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Recognizing and Responding to Employee Performance
Recognition and Appreciation
Recognizing great work is one of the most important, but often overlooked supervisory responsibilities. At the City, we have a number ways to recognize great work. The #TeamCity Awards offer a very public way to recognize employees who live our values. There are many other ways Supervisors can provide timely and helpful recognition.
Responding to Performance Issues
Assessing Performance Issues
Before you define issues with an employee’s performance, consider the following questions:
- Have you followed the whole Performance Management Process (e.g. updating the position description, establishing expectations and standards)?
- Have you met with the employee to review expectations and given them feedback? Have you documented these conversations?
- Has the employee received timely and adequate training, information, and resources needed to do the job?
If the answer to any of these questions is, “no” or “sort of,” focus on setting and communicating expectations and monitoring and supporting the employee’s performance. Be sure you are documenting meetings, trainings, etc. before you move forward in the performance management process.
Defining How the Performance is Not Meeting Expectations
Review the Citywide expectations and position-specific expectations and highlight any areas where the employee is not meeting expectations. Be specific about which expectations are not being met. This could include the quantity of their work, the quality of their work, and their productivity, knowledge and dependability. You should also be specific about how you are monitoring and measuring performance (errors, time, customer complaints, etc.).
Defining When the Performance is Not Meeting Expectations
Defining “When” is a matter of documenting the frequency with which performance has failed to meet expectations, providing examples of such failures, and identifying the effects felt when this has occurred.
- List specific examples of when the performance has failed to meet expectations. Unless this is a serious infraction, there should be more than one solitary occurrence. and should instead establish a pattern of deficiency.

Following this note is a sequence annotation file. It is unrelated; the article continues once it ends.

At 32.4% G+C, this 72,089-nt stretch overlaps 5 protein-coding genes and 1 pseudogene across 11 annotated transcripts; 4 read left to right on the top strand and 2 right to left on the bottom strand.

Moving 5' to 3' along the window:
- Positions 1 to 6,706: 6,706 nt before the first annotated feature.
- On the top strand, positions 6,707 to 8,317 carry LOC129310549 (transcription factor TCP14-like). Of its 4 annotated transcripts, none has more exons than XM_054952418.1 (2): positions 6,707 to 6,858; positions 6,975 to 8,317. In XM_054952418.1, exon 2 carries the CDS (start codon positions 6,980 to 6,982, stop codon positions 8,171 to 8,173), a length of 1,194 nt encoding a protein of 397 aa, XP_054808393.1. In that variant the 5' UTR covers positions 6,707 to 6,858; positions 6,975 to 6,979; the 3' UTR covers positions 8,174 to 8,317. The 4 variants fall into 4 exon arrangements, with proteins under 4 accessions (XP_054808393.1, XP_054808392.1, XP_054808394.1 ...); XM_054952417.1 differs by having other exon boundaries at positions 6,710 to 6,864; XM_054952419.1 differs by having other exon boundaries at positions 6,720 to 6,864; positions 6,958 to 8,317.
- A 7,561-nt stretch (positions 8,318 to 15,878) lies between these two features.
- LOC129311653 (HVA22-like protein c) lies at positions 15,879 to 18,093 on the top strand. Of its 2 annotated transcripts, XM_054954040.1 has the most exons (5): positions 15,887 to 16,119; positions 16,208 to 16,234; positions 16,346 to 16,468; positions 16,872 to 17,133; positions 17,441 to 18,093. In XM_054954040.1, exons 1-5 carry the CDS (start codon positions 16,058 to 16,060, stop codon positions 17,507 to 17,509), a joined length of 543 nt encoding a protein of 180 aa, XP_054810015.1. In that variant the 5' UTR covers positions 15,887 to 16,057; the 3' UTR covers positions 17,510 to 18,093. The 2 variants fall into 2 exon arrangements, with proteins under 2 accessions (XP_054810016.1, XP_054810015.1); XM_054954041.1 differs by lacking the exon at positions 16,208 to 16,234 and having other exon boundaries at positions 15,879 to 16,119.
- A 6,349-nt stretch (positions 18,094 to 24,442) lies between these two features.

- For each example, detail the impact of the employee not meeting expectations. This can include increased customer complaints, impacts on coworkers, economic impacts, and impacts on processes.
Determining the cause of performance issues
Poor performance can have a variety of causes. This can include:
- Lack of knowledge or training to develop skills and abilities
- Poor communication of expectations
- Negligence or insubordination
If the performance issues are related to misconduct (insubordination, negligence, etc), your response as a supervisor is different from situations when an employee not capable (due to lack of knowledge, skills, or abilities) of performing all required duties.
Misconduct and Performance
An employee who is capable of adequate performance, but is not adequately performing due to misconduct will be subject to progressive discipline.
Indicators that performance issues are related to misconduct include:
- The employee appears to exert little to no effort.
- There is a history of the employee being capable of meeting expectations.
- There is a verbal refusal to meet expectations.
- The employee engages in excessive personal business while on duty.
- There are violations of other work rules (attendance not related to approved medical leave, etc), which cause the employee to fail to meet expectations.
In situations when an employee is capable of meeting expectations, but is choosing not to, supervisors should follow the performance-related discipline process.
It is inappropriate in any circumstance to discipline an employee solely due to a lack of training. However, there may be times when an employee has been trained and coached by their supervisor and is still not meeting expectations. They may be following instructions and giving maximum effort, but the results are not there.
Indicators that the employee is not capable of meeting expectations include:
- The employee exerts adequate effort and still fails to meet expectations.
- The employee has rarely been capable of meeting expectations.
- The employee is trained on duties/responsibilities and still fails to meet expectations.
- The employee has difficulty with similar tasks.
- The employee is unable to grasp or adapt to workplace innovations or change.
- Discipline would be counterproductive to improvement.
In these cases, a Performance Improvement Plan will give the employee an opportunity to develop the required knowledge, skills and abilities in a specified timeline.